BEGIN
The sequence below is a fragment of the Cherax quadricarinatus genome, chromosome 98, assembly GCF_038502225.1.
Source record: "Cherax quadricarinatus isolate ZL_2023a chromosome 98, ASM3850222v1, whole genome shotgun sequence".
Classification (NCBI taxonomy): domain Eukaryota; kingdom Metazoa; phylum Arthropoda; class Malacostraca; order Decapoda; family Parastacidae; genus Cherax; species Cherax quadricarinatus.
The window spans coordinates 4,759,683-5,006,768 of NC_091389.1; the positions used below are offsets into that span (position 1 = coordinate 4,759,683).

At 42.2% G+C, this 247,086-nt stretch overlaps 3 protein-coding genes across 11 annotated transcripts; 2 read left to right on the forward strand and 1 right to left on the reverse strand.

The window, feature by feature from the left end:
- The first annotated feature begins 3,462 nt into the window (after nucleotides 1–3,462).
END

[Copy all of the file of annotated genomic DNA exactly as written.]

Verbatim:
The sequence below is a fragment of the Cherax quadricarinatus genome, chromosome 98, assembly GCF_038502225.1.
Source record: "Cherax quadricarinatus isolate ZL_2023a chromosome 98, ASM3850222v1, whole genome shotgun sequence".
Classification (NCBI taxonomy): domain Eukaryota; kingdom Metazoa; phylum Arthropoda; class Malacostraca; order Decapoda; family Parastacidae; genus Cherax; species Cherax quadricarinatus.
The window spans coordinates 4,759,683-5,006,768 of NC_091389.1; the positions used below are offsets into that span (position 1 = coordinate 4,759,683).

At 42.2% G+C, this 247,086-nt stretch overlaps 3 protein-coding genes across 11 annotated transcripts; 2 read left to right on the forward strand and 1 right to left on the reverse strand.

The window, feature by feature from the left end:
- The first annotated feature begins 3,462 nt into the window (after nucleotides 1–3,462).